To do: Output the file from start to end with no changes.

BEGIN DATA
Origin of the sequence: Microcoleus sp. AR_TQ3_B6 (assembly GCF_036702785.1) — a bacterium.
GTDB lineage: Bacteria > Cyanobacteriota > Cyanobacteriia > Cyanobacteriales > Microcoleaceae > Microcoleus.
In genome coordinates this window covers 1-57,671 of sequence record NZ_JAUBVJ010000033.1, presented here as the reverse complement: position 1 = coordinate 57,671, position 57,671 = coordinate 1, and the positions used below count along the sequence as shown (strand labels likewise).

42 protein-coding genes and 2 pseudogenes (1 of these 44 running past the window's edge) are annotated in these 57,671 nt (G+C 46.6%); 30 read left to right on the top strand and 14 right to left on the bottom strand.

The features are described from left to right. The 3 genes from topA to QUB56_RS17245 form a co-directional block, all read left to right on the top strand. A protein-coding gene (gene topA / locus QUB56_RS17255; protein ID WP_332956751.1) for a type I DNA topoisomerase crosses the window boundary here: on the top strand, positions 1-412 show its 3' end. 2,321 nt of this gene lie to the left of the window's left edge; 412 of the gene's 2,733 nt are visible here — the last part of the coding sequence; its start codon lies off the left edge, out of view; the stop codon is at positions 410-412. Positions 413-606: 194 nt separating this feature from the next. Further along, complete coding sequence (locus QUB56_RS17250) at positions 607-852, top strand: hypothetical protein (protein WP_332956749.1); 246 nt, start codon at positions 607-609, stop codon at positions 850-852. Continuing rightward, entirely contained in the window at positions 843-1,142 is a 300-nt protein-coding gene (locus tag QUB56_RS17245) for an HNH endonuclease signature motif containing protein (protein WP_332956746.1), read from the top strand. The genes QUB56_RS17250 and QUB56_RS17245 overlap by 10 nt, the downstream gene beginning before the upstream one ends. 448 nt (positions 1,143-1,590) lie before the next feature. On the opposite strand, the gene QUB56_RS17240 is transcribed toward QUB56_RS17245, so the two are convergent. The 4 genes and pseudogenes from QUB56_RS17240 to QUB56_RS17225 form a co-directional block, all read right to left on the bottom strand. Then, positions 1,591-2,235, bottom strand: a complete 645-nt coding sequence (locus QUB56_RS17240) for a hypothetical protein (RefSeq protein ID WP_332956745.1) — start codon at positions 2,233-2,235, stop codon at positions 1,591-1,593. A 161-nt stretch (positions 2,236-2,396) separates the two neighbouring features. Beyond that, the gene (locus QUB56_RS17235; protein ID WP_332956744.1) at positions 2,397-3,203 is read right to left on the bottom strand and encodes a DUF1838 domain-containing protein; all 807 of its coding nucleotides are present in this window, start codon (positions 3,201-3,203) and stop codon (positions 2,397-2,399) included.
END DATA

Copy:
Origin of the sequence: Microcoleus sp. AR_TQ3_B6 (assembly GCF_036702785.1) — a bacterium.
GTDB lineage: Bacteria > Cyanobacteriota > Cyanobacteriia > Cyanobacteriales > Microcoleaceae > Microcoleus.
In genome coordinates this window covers 1-57,671 of sequence record NZ_JAUBVJ010000033.1, presented here as the reverse complement: position 1 = coordinate 57,671, position 57,671 = coordinate 1, and the positions used below count along the sequence as shown (strand labels likewise).

42 protein-coding genes and 2 pseudogenes (1 of these 44 running past the window's edge) are annotated in these 57,671 nt (G+C 46.6%); 30 read left to right on the top strand and 14 right to left on the bottom strand.

The features are described from left to right. The 3 genes from topA to QUB56_RS17245 form a co-directional block, all read left to right on the top strand. A protein-coding gene (gene topA / locus QUB56_RS17255; protein ID WP_332956751.1) for a type I DNA topoisomerase crosses the window boundary here: on the top strand, positions 1-412 show its 3' end. 2,321 nt of this gene lie to the left of the window's left edge; 412 of the gene's 2,733 nt are visible here — the last part of the coding sequence; its start codon lies off the left edge, out of view; the stop codon is at positions 410-412. Positions 413-606: 194 nt separating this feature from the next. Further along, complete coding sequence (locus QUB56_RS17250) at positions 607-852, top strand: hypothetical protein (protein WP_332956749.1); 246 nt, start codon at positions 607-609, stop codon at positions 850-852. Continuing rightward, entirely contained in the window at positions 843-1,142 is a 300-nt protein-coding gene (locus tag QUB56_RS17245) for an HNH endonuclease signature motif containing protein (protein WP_332956746.1), read from the top strand. The genes QUB56_RS17250 and QUB56_RS17245 overlap by 10 nt, the downstream gene beginning before the upstream one ends. 448 nt (positions 1,143-1,590) lie before the next feature. On the opposite strand, the gene QUB56_RS17240 is transcribed toward QUB56_RS17245, so the two are convergent. The 4 genes and pseudogenes from QUB56_RS17240 to QUB56_RS17225 form a co-directional block, all read right to left on the bottom strand. Then, positions 1,591-2,235, bottom strand: a complete 645-nt coding sequence (locus QUB56_RS17240) for a hypothetical protein (RefSeq protein ID WP_332956745.1) — start codon at positions 2,233-2,235, stop codon at positions 1,591-1,593. A 161-nt stretch (positions 2,236-2,396) separates the two neighbouring features. Beyond that, the gene (locus QUB56_RS17235; protein ID WP_332956744.1) at positions 2,397-3,203 is read right to left on the bottom strand and encodes a DUF1838 domain-containing protein; all 807 of its coding nucleotides are present in this window, start codon (positions 3,201-3,203) and stop codon (positions 2,397-2,399) included.